Invisible Dust

London | Wednesday 16 January
Pollution level: Moderate

Bats thrive in the cold weather


echolocation (© S Dalton/ Bat Conservation Trust)

Echolocation (© S Dalton/ Bat Conservation Trust)

The prospect of another cold winter will be good for bats as it will help them to hibernate properly.

The annual survey run by British Waterways the organisation, which manages canals, rivers and docks around Britain, recorded a rise in bat numbers this year compared with last year, putting them among the top 10 creatures recorded on waterways by members of the public.

Dr Mark Robinson, British Waterways’ national ecologist, says:

“Hibernating then allows them to save all this energy for the long winter months when there is little food about.

“Longer autumns and warm winters trick bats into thinking there are insects around and they use up valuable energy looking for them, thus risking potential starvation.”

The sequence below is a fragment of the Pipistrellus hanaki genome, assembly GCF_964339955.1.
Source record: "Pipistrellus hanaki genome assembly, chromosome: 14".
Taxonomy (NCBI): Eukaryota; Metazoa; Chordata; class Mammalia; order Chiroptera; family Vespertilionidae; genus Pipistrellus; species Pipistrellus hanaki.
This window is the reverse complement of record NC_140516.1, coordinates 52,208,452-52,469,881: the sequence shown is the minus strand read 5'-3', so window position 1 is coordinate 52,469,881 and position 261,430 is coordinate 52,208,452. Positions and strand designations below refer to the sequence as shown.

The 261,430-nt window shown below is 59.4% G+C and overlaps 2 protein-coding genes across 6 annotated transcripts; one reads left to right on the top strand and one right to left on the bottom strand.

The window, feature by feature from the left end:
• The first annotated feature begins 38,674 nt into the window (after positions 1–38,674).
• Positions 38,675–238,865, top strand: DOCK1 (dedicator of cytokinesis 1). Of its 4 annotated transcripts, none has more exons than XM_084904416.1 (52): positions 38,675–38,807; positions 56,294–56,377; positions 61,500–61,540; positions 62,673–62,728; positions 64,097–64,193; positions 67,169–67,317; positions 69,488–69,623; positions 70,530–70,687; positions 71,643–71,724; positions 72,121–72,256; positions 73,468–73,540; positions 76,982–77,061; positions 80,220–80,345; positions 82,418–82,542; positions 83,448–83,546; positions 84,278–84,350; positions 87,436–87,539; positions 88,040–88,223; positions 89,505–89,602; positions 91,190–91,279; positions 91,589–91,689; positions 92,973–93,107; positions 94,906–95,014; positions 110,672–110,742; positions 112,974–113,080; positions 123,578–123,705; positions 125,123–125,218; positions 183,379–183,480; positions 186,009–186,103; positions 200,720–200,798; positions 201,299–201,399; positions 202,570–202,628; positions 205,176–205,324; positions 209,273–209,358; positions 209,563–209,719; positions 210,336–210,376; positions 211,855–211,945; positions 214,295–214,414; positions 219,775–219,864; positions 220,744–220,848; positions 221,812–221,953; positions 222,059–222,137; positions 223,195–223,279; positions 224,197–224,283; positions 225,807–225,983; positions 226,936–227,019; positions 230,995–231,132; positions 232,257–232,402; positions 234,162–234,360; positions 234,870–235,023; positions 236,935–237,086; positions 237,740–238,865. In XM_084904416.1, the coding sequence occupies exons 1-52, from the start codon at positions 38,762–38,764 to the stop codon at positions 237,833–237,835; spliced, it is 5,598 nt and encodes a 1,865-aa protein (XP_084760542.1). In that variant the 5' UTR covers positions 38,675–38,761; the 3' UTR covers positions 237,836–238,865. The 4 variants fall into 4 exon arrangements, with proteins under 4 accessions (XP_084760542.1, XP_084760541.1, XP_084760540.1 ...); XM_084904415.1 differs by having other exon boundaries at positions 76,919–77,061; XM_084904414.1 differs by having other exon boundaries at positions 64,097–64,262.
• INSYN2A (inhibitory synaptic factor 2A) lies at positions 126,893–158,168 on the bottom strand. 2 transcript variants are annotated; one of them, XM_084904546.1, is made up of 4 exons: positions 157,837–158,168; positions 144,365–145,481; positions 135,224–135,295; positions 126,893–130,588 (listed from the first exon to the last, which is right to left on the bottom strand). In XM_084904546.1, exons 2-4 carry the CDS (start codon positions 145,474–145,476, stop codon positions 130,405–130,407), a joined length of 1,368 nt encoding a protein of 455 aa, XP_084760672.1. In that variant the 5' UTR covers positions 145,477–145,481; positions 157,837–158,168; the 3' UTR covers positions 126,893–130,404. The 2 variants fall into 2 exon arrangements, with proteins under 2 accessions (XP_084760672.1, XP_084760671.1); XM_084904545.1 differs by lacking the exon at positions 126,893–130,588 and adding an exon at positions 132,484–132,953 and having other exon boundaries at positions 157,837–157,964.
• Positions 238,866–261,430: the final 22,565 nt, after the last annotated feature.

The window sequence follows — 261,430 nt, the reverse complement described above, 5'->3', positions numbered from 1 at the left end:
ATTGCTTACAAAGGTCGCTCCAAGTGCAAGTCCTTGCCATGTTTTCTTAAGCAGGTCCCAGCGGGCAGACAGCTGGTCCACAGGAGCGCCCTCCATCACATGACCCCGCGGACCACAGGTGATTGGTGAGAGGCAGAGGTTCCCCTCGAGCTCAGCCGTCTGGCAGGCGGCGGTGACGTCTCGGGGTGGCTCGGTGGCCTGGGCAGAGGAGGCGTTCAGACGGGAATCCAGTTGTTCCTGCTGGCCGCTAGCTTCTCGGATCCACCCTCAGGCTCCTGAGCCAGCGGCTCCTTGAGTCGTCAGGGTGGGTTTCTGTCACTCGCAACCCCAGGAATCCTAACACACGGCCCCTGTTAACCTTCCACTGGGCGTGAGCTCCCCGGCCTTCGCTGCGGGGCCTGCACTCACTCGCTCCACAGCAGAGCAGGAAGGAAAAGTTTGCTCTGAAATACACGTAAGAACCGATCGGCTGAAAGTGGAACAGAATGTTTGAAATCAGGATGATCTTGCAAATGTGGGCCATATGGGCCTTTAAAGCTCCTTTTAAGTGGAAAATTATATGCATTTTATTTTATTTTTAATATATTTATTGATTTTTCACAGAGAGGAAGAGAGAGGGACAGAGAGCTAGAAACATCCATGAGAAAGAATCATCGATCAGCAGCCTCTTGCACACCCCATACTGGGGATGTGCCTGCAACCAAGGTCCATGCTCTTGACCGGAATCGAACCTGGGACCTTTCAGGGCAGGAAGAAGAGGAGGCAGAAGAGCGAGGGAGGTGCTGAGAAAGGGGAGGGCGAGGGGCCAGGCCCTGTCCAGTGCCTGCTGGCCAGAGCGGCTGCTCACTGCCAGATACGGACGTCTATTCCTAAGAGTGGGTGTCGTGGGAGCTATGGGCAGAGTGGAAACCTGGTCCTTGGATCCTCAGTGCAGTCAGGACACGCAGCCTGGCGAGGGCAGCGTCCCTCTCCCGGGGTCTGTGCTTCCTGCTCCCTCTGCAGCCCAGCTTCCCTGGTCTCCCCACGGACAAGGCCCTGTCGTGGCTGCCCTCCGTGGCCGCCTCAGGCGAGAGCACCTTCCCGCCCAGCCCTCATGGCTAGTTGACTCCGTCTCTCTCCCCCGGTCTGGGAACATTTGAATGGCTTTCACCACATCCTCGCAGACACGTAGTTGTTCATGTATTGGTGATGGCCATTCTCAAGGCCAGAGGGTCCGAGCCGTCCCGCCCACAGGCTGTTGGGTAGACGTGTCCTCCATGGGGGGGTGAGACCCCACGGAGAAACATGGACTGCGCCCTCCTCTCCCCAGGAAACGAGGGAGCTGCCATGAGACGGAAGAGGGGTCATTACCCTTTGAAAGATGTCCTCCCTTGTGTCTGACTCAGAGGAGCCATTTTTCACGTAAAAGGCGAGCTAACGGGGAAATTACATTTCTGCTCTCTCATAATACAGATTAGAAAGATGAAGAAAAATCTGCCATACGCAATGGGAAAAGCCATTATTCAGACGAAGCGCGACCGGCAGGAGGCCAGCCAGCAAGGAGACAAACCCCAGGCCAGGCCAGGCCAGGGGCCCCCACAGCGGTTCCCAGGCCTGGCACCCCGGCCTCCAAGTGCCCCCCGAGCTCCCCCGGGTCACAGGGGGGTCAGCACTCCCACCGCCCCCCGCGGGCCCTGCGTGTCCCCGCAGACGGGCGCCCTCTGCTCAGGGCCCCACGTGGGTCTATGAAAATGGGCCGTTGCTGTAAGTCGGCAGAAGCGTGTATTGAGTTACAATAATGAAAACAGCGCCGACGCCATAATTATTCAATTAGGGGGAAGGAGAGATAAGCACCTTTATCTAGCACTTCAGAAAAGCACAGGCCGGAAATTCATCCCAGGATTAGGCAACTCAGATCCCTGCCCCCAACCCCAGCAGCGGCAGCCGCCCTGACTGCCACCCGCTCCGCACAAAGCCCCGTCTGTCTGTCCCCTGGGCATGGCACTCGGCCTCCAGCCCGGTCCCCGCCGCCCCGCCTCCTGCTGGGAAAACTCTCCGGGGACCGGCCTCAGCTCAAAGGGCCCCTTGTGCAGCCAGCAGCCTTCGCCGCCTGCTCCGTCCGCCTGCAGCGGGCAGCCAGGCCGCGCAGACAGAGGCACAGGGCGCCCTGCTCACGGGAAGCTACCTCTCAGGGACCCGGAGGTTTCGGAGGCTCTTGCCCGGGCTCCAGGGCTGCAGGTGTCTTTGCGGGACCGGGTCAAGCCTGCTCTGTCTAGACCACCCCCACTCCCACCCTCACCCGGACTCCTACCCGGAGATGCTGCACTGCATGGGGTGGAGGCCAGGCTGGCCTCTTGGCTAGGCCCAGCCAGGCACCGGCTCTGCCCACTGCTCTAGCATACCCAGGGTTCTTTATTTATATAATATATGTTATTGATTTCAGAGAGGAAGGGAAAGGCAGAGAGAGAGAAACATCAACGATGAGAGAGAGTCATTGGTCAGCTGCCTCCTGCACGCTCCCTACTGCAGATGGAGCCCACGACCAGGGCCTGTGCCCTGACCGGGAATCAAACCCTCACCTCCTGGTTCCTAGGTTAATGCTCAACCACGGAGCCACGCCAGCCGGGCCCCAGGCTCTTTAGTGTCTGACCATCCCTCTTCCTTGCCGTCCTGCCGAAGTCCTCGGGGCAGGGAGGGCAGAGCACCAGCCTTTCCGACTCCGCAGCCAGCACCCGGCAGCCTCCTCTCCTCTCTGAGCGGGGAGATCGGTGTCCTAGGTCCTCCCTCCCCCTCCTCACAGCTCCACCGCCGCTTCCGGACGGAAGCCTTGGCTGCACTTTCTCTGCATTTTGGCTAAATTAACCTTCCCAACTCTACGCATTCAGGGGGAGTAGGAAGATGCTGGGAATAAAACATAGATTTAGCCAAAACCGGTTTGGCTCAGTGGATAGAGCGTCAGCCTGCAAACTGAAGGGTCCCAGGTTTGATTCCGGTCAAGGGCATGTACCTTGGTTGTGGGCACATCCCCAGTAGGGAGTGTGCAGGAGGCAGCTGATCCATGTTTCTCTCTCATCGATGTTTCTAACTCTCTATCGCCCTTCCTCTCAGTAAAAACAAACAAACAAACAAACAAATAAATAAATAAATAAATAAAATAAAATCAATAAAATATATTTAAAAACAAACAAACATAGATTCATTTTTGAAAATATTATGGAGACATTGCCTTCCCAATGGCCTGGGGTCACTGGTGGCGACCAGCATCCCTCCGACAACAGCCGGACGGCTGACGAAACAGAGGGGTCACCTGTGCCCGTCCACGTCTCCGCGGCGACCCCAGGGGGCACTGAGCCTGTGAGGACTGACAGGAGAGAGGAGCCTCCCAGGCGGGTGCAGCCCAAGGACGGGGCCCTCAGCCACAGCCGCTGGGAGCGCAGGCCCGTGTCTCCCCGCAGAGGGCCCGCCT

But while another cold winter will be good for bats and other hibernating species such as hedgehogs, species such as kingfishers may struggle due to the difficulty in finding food in frozen conditions.

Robinson said: “Bats are a traditional star of Halloween and it’s no coincidence that we think of them hiding out in cold, dark and undisturbed places.

“Bats need a consistently cold place of -5C to hibernate. This allows them to slow their metabolism right down, meaning these astonishing creatures take much less frequent breaths and survive on only a few heartbeats a minute.”


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